If you’re a Brit in the U.S. for work reasons, you’ll know that, once again, there are a few things that are slightly different. In other areas of life in the U.S., you can usually assimilate at your own pace and ability; at work, you have to hit the ground running.
Probably the first difference you’ll encounter is with dates, but your understanding is crucial. In the U.K. it’s written date, month, year, whereas in the U.S. it’s month, date, year. June 4th, therefore, is written 6/4/2013 or 6/4/13. (Note that Americans say “June fourth” with no “the” in the middle). When written out more fully, the date becomes June 4, 2013 with a comma after the number. If you set your word processing software to American English, the date and format will be suggested as soon as you start typing the month. The year (2013) is said either as “Two thousand thirteen” or (less frequently) “twenty thirteen.”
You rarely see the 24-hour clock format (“military time”) in the U.S.; appointments are made in the 12-hour format with the “am” or “pm” suffix; 21:00 hours therefore becomes 9 pm. Spoken times can also differ. Brits often say “half four” instead of 4:30, which may not immediately be understood, depending on where you are. The British pronunciation of “half” doesn’t help here either.
3. Work hours
It’s difficult to generalize about U.S. work hours but one thing you might notice is Americans taking off for lunch at 11.30 am. Obviously not everyone does this and lunchtime may depend on a shift or cover needed in the office. It’s safe to say however, that they eat lunch earlier rather than later.
A lot of your old office equipment should be tossed or left back in Blighty. Binders (files) are typically 3-ring, as are hole punches. Yes, you can probably find them somewhere, but my search on the Staples and Office Depot web sites produced no 2-ring binders. Similarly, paper sizes are different on this side of the Pond. “Letter” size paper is the most common for daily office use. Measuring 8.5 by 11 inches (and it’s usually inches), it is slightly shorter in length than A4, which means that if you’re using American binders or folders with British paper, the paper will be too long.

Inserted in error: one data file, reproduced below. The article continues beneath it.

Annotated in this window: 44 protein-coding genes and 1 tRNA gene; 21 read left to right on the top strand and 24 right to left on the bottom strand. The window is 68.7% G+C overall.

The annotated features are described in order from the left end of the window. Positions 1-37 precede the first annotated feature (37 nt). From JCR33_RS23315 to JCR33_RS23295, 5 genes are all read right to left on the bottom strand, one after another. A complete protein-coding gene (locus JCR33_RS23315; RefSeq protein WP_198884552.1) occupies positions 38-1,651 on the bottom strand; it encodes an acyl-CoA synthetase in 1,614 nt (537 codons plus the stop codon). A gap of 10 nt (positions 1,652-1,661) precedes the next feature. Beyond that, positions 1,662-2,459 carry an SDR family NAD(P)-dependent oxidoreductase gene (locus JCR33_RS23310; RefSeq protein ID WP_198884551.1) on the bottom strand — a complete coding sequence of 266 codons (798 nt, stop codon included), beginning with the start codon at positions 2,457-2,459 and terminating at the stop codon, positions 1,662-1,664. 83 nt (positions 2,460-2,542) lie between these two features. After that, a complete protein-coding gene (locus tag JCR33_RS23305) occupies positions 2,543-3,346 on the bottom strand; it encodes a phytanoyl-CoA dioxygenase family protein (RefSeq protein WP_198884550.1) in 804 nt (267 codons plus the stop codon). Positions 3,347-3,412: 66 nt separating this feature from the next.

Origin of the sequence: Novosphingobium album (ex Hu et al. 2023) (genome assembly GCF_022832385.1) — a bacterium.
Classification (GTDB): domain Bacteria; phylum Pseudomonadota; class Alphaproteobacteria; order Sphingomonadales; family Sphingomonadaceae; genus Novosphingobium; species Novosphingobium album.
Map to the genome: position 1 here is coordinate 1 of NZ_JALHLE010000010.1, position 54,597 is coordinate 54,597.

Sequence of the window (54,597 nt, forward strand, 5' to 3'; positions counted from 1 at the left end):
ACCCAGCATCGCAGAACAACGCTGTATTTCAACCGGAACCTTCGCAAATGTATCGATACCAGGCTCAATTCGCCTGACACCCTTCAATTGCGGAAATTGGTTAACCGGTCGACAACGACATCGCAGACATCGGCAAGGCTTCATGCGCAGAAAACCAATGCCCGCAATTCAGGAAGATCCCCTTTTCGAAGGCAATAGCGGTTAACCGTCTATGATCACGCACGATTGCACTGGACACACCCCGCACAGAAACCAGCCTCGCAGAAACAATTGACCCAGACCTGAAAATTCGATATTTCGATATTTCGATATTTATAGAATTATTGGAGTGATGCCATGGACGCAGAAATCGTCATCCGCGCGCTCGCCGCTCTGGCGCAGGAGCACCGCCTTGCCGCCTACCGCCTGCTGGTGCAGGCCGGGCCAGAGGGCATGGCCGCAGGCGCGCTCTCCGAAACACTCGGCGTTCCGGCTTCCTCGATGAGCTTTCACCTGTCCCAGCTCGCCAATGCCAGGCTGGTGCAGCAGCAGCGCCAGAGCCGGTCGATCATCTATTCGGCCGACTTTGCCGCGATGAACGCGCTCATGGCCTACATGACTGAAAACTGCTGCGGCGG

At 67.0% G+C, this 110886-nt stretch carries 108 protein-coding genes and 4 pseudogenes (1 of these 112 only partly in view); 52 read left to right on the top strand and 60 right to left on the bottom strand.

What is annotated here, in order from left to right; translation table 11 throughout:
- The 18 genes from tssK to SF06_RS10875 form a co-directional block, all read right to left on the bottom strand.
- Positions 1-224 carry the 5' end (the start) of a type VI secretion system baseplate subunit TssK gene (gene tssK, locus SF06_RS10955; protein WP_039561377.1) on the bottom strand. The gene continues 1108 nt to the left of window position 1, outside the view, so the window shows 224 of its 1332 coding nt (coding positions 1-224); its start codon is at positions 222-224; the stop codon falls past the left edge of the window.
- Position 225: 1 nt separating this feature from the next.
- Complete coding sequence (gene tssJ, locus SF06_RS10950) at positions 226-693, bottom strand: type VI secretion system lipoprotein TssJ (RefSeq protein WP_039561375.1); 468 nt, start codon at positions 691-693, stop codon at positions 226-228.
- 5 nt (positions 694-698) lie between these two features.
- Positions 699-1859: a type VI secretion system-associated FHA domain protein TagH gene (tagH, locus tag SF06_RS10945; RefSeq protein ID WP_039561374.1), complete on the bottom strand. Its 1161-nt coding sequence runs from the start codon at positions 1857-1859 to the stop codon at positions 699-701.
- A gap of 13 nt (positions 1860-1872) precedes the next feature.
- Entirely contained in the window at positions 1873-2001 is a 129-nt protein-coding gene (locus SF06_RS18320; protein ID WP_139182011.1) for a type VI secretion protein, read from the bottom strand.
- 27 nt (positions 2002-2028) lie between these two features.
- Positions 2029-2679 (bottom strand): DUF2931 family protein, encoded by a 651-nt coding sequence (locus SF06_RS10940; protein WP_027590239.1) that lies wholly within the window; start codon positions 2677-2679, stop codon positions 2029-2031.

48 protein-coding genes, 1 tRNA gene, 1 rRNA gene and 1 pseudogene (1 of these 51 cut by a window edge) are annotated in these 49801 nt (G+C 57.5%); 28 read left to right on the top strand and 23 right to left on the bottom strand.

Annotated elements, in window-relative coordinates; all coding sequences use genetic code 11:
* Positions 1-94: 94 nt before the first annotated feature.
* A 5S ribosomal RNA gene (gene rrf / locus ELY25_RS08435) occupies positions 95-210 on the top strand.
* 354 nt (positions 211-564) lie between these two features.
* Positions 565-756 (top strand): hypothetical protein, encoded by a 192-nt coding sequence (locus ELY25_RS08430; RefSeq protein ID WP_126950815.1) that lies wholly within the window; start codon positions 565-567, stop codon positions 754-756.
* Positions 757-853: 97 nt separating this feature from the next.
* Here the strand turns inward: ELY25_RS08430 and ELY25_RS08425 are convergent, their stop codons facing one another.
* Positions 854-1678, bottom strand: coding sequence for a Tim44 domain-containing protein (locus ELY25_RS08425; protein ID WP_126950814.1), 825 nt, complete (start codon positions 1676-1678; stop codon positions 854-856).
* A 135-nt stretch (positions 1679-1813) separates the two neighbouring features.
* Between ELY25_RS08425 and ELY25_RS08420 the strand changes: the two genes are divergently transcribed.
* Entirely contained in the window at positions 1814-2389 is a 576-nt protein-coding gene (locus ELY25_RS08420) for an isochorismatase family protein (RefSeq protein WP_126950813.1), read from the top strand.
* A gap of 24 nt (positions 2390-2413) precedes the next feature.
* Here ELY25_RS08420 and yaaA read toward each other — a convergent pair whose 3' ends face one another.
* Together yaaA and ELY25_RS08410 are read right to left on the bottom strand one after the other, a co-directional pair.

Some things merely go by different names. I’m sure we’re all familiar with the old “rubber” trap? An American rubber is a condom; if you want a British rubber ask for an “eraser”, that’s eraser with a “s” not a “z.” “Biro” isn’t used much around these parts, but ask for a pen or a ballpoint pen and you’ll be OK. Marker pens are often referred to as “Sharpies” (after the brand) although Sharpie also makes skinny pens and highlighters.
Here are a few more U.K. to U.S. translations:
Blue tack = sticky putty
Brackets = parentheses
Canteen = cafeteria
Cheque = check
CV = résumé
Drawing pin = push pin/thumb tack
Full stop = period
Hash sign = Pound sign
Leaving ‘do’ = leaving party
Oblique = slash
Sacked = fired
Sellotape = sticky or Scotch tape
Skive (off) = play hooky or shirk work duties
Tick = check
Tipp-Ex = Wite-Out
Oh and schedule is pronounced “skedyool.” If you hear anyone say “86 it,” it means to delete something or otherwise remove it. It is mainly used in the restaurant and bar industry and again, the etymology is much debated.
One thing that’s absent from the American work place is the diary. It’s not that no one makes appointments or otherwise plans ahead, it’s just that it’s all done in a calendar. Diaries are usually records of a personal nature, so if your response to a question is “Let me look in my diary,” your co-workers might be slightly bewildered by your apparent introspection.
And while many American work places have great on-site cafes, coffee shops, restaurants and vending facilities, there’s no tea trolley!
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